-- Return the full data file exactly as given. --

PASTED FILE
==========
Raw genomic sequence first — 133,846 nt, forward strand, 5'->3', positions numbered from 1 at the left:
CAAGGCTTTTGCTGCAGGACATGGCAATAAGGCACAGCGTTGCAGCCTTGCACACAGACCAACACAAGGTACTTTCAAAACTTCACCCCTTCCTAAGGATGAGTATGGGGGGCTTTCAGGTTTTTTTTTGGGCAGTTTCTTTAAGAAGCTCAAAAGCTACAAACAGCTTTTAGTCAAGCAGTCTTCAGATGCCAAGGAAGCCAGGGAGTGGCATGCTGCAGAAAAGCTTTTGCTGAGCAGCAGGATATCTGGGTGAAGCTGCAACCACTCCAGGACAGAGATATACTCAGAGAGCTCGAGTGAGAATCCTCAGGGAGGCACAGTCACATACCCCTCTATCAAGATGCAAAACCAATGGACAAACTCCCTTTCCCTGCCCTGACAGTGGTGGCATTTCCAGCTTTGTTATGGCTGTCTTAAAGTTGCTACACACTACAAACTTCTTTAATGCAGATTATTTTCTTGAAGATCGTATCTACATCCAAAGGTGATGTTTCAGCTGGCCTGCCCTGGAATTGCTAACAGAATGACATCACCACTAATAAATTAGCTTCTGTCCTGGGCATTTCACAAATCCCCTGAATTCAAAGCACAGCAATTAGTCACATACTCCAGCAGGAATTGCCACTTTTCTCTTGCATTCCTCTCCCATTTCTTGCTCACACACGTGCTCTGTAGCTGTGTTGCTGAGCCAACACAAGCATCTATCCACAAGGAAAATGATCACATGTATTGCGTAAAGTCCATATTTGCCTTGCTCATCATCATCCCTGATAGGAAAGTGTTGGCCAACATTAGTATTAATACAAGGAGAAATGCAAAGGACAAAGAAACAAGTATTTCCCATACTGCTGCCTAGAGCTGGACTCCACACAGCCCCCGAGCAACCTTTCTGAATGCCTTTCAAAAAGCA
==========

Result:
Raw genomic sequence first — 133,846 nt, forward strand, 5'->3', positions numbered from 1 at the left:
CAAGGCTTTTGCTGCAGGACATGGCAATAAGGCACAGCGTTGCAGCCTTGCACACAGACCAACACAAGGTACTTTCAAAACTTCACCCCTTCCTAAGGATGAGTATGGGGGGCTTTCAGGTTTTTTTTTGGGCAGTTTCTTTAAGAAGCTCAAAAGCTACAAACAGCTTTTAGTCAAGCAGTCTTCAGATGCCAAGGAAGCCAGGGAGTGGCATGCTGCAGAAAAGCTTTTGCTGAGCAGCAGGATATCTGGGTGAAGCTGCAACCACTCCAGGACAGAGATATACTCAGAGAGCTCGAGTGAGAATCCTCAGGGAGGCACAGTCACATACCCCTCTATCAAGATGCAAAACCAATGGACAAACTCCCTTTCCCTGCCCTGACAGTGGTGGCATTTCCAGCTTTGTTATGGCTGTCTTAAAGTTGCTACACACTACAAACTTCTTTAATGCAGATTATTTTCTTGAAGATCGTATCTACATCCAAAGGTGATGTTTCAGCTGGCCTGCCCTGGAATTGCTAACAGAATGACATCACCACTAATAAATTAGCTTCTGTCCTGGGCATTTCACAAATCCCCTGAATTCAAAGCACAGCAATTAGTCACATACTCCAGCAGGAATTGCCACTTTTCTCTTGCATTCCTCTCCCATTTCTTGCTCACACACGTGCTCTGTAGCTGTGTTGCTGAGCCAACACAAGCATCTATCCACAAGGAAAATGATCACATGTATTGCGTAAAGTCCATATTTGCCTTGCTCATCATCATCCCTGATAGGAAAGTGTTGGCCAACATTAGTATTAATACAAGGAGAAATGCAAAGGACAAAGAAACAAGTATTTCCCATACTGCTGCCTAGAGCTGGACTCCACACAGCCCCCGAGCAACCTTTCTGAATGCCTTTCAAAAAGCA